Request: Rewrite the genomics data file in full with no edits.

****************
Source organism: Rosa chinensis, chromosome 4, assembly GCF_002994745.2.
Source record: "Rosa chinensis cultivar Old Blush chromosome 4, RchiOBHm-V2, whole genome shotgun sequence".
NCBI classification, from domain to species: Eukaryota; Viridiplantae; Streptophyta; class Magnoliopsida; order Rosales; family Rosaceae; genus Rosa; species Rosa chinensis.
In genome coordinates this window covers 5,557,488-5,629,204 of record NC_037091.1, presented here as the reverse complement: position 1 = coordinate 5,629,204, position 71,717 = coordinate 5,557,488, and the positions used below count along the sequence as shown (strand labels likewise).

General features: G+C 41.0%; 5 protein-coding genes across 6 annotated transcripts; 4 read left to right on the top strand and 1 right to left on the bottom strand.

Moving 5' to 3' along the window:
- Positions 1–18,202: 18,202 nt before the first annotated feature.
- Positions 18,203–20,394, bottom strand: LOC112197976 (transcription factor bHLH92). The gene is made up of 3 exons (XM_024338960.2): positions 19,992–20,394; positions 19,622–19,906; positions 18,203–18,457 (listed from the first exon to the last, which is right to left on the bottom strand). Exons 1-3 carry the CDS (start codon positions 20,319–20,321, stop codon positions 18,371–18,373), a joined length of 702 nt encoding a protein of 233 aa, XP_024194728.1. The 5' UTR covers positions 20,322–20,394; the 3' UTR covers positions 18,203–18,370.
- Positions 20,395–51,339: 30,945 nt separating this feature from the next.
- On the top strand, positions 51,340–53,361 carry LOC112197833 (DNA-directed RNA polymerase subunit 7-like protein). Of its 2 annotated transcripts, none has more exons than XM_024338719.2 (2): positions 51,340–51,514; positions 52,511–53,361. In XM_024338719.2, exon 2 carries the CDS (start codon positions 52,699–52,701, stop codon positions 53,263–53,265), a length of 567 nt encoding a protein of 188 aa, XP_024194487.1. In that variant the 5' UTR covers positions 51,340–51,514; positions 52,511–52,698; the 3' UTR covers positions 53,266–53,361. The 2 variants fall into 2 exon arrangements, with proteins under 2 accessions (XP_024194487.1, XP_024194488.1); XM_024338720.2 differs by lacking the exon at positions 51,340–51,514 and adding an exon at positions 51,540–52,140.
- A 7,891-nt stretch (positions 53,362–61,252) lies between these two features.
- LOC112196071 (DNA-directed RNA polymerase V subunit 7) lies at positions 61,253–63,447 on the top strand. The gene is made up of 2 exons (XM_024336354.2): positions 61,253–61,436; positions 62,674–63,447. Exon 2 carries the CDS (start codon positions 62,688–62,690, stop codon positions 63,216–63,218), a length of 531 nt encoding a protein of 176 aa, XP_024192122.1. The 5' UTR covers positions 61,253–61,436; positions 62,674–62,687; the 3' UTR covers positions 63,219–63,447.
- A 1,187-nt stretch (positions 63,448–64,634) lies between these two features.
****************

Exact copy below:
Source organism: Rosa chinensis, chromosome 4, assembly GCF_002994745.2.
Source record: "Rosa chinensis cultivar Old Blush chromosome 4, RchiOBHm-V2, whole genome shotgun sequence".
NCBI classification, from domain to species: Eukaryota; Viridiplantae; Streptophyta; class Magnoliopsida; order Rosales; family Rosaceae; genus Rosa; species Rosa chinensis.
In genome coordinates this window covers 5,557,488-5,629,204 of record NC_037091.1, presented here as the reverse complement: position 1 = coordinate 5,629,204, position 71,717 = coordinate 5,557,488, and the positions used below count along the sequence as shown (strand labels likewise).

General features: G+C 41.0%; 5 protein-coding genes across 6 annotated transcripts; 4 read left to right on the top strand and 1 right to left on the bottom strand.

Moving 5' to 3' along the window:
- Positions 1–18,202: 18,202 nt before the first annotated feature.
- Positions 18,203–20,394, bottom strand: LOC112197976 (transcription factor bHLH92). The gene is made up of 3 exons (XM_024338960.2): positions 19,992–20,394; positions 19,622–19,906; positions 18,203–18,457 (listed from the first exon to the last, which is right to left on the bottom strand). Exons 1-3 carry the CDS (start codon positions 20,319–20,321, stop codon positions 18,371–18,373), a joined length of 702 nt encoding a protein of 233 aa, XP_024194728.1. The 5' UTR covers positions 20,322–20,394; the 3' UTR covers positions 18,203–18,370.
- Positions 20,395–51,339: 30,945 nt separating this feature from the next.
- On the top strand, positions 51,340–53,361 carry LOC112197833 (DNA-directed RNA polymerase subunit 7-like protein). Of its 2 annotated transcripts, none has more exons than XM_024338719.2 (2): positions 51,340–51,514; positions 52,511–53,361. In XM_024338719.2, exon 2 carries the CDS (start codon positions 52,699–52,701, stop codon positions 53,263–53,265), a length of 567 nt encoding a protein of 188 aa, XP_024194487.1. In that variant the 5' UTR covers positions 51,340–51,514; positions 52,511–52,698; the 3' UTR covers positions 53,266–53,361. The 2 variants fall into 2 exon arrangements, with proteins under 2 accessions (XP_024194487.1, XP_024194488.1); XM_024338720.2 differs by lacking the exon at positions 51,340–51,514 and adding an exon at positions 51,540–52,140.
- A 7,891-nt stretch (positions 53,362–61,252) lies between these two features.
- LOC112196071 (DNA-directed RNA polymerase V subunit 7) lies at positions 61,253–63,447 on the top strand. The gene is made up of 2 exons (XM_024336354.2): positions 61,253–61,436; positions 62,674–63,447. Exon 2 carries the CDS (start codon positions 62,688–62,690, stop codon positions 63,216–63,218), a length of 531 nt encoding a protein of 176 aa, XP_024192122.1. The 5' UTR covers positions 61,253–61,436; positions 62,674–62,687; the 3' UTR covers positions 63,219–63,447.
- A 1,187-nt stretch (positions 63,448–64,634) lies between these two features.